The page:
This realization has changed the entire tenor of our home.  If children – especially in their preteen and teen years – are approached only when we are concerned about something, they begin to develop patterns of defense and preservation for those moments.  My wife and I learned to seize the causal moments life often provides, but parents rarely see.  Moments when the kids are engaged in something they like to do.  Whether it is basketball or guitar, tossing a baseball or swimming in the pool, we’ve learned to take advantage of our time: doing some causal check-ins with our kids.

Now, as they are all teenagers, we both try to take our kids out to dinner once every couple of months, with no agenda.  We just want to be with them.  Moments like this dig deep wells of trust that will provide refreshing waters of hope.  These wells and waters will come in handy when your children experience troubles and trials that are sure to come their way!

Tip #4: Establish a System of Family-Wide Parameter and Permissions.  

Every parameter we put on our kids are parameters we’re willing to share as adults.  We do this because our participation with them conveys the depth of our love for them.  For example, if I enact a regulation for my child’s good (look both ways before crossing the road), then the same regulation, should theoretically, be for my good as well.  Of course, there are exclusions to this, but even those are decided as a family.

Tip #5: Teach this: Sex is a Good, Glorious and God-given Gift.  

Porn is not – and NEVER can be – sex.  It’s a distortion of sex and, as such, leads to disfigurement in life.  I believe that porn capitalizes on our reluctance to teach the goodness and glory of sex.  We are wired for Eros.  We are, fundamentally, erotic beings.  In other words, we are wired to love and be loved.  Eros is a beautiful biblical term.   Within its beautiful boundaries, the sexual experience is one that brings delight and restores design.  Outside of its beautiful boundaries, the sexual experience (or quasi-sexual experience proffered by porn) brings distortion and ends in despair.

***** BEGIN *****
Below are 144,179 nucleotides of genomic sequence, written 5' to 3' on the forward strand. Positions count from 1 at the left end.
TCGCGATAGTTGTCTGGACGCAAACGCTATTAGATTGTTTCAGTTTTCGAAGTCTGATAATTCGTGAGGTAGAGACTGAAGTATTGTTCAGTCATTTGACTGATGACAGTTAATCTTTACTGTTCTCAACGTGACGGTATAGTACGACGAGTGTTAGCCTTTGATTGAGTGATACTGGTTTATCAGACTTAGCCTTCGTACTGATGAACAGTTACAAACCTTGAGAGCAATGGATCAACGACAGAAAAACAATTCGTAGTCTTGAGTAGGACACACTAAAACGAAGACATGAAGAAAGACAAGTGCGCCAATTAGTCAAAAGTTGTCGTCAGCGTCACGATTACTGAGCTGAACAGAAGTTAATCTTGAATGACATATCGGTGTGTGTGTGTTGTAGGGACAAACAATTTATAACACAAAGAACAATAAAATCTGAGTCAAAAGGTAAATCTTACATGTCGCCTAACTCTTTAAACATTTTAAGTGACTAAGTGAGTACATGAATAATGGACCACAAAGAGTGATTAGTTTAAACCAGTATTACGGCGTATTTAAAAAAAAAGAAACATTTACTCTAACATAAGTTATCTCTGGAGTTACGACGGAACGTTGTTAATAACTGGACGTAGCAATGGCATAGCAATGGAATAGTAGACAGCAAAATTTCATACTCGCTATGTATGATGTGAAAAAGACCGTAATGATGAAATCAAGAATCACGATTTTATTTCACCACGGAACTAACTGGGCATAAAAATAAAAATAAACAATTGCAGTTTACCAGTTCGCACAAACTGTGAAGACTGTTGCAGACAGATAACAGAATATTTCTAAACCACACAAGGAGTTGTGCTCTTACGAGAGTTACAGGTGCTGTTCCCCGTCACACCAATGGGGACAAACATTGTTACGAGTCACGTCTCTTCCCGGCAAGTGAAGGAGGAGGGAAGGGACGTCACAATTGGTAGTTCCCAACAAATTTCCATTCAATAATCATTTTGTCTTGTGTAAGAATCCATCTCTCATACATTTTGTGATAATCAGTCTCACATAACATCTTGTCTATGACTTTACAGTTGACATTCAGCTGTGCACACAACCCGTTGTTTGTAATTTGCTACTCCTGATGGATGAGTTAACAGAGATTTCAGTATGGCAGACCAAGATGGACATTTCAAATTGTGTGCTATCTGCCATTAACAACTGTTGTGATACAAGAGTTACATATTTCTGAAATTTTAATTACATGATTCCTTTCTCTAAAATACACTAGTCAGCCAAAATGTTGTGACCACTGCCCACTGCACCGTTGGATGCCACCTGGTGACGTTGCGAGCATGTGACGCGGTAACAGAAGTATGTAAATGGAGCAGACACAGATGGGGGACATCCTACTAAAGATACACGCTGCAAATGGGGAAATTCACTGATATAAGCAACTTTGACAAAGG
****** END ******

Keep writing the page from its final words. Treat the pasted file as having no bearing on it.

Early on, in our children’s life, we emphasized the reality that sex is a gift from God to be shared in a meaningful and life-long covenant relationship.   We have further taught them that the naked body is beautiful and, as such, it’s a natural attraction.  However, porn asks us to view the naked bodies of those who aren’t in a covenant relationship with us.  These bodies are people who are being objectified (turned into tools to be used to fill someone’s distorted desires) and dehumanized.

There is no battle more important than the fight to protect our child’s heart and to guard them against the onslaught of a porn-saturated culture.

It’s never too late to start.

Engage today.

Disrupting to Renew!
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†Originally written for Men Against Porn.

About Bizgainey

Learning to hear the gentle whisper of God loosed in the rushing waters of life
This entry was posted in Addictions, Brokenness, Culture, Formation, Parenting, Pornography and tagged , , , , . Bookmark the permalink.